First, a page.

Spatial distribution of green bridge refuges across comparison years are estimated from the product of monthly occurrence probabilities across October to April. The darker regions can be interpreted as the probability that Russian wheat aphid would be detected in every month across monthly random surveys in each region. These predictions assume random site visits (as opposed to a targeted sites) and no visible irrigation. Maps by James Maino, Cesar Australia

Management insights

Germination and persistence of Russian wheat aphid refuges should be monitored after rainfall events (e.g. barley grass germination).

It is important to implement weed control measures while the plants are younger and more susceptible, and to ensure that green material is dead and dry for a minimum of 4 weeks prior to sowing.

A combination of autumn monitoring when crops are emerging and the use of economic thresholds (more than 20% of seedlings infested up to the start of tillering) to determine cost effectiveness of intervention is the recommended management strategy for Russian wheat aphid (when crops reach GS30, see the Russian wheat aphid calculator).


Thanks to Dr Lizzy Lowe, Dr James Maino, Dr Maarten Van Helden and Julia Severi for their assistance developing this article.

*Research was funded by the GRDC investment ‘Russian wheat aphid regional risk assessment and regional thresholds’ (UOA1805-018RTX).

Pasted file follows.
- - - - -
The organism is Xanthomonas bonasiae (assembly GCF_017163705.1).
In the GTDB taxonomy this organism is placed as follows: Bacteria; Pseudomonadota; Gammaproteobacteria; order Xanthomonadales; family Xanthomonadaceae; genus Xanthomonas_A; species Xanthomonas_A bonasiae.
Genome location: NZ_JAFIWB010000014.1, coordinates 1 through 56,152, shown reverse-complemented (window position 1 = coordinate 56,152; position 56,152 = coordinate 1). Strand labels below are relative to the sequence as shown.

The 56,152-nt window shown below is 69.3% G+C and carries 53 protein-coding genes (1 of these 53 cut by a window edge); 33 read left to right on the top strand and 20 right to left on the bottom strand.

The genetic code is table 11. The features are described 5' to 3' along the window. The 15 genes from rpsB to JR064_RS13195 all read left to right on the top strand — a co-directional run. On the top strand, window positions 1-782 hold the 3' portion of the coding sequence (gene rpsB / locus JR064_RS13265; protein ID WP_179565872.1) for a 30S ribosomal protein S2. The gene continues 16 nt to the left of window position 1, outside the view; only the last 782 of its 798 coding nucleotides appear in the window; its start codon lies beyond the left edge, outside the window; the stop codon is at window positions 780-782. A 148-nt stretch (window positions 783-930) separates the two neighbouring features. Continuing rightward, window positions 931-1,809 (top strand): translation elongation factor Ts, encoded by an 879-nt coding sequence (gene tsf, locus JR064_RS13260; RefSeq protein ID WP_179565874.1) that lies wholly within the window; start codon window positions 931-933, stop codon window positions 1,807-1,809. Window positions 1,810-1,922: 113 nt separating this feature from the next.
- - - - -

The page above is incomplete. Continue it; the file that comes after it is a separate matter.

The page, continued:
Cover image: Photo by Elia Pirtle, Cesar Australia

What is Pestfacts south-eastern?

PestFacts south-eastern keeps growers and advisers informed about invertebrate pests and beneficials in broadacre crops and pastures during the winter-cropping season in Victoria and southern New South Wales.


Never miss a beat. Get articles, advice and more straight in your inbox.

Since 2019 PestFacts south-eastern has been running through IPMforGrains: Best Practice Insect Pest Management, a project delivered by the National Pest Information Network (Cesar Australia, DPIRD, QDAF, NSW DPI, and SARDI). This project aims to provide grain growers and advisors with information on invertebrate grain pest occurrence and equip industry with the knowledge needed to implement integrated pest management practices. This initiative is a GRDC investment and includes in-kind contributions from all project partner organisations.

The online PestFacts south-eastern collection also includes a selection of articles published between 2015 – 2018 when the service was run through a previous GRDC investment, The National Pest Information Service.

PestFacts south-eastern is supported by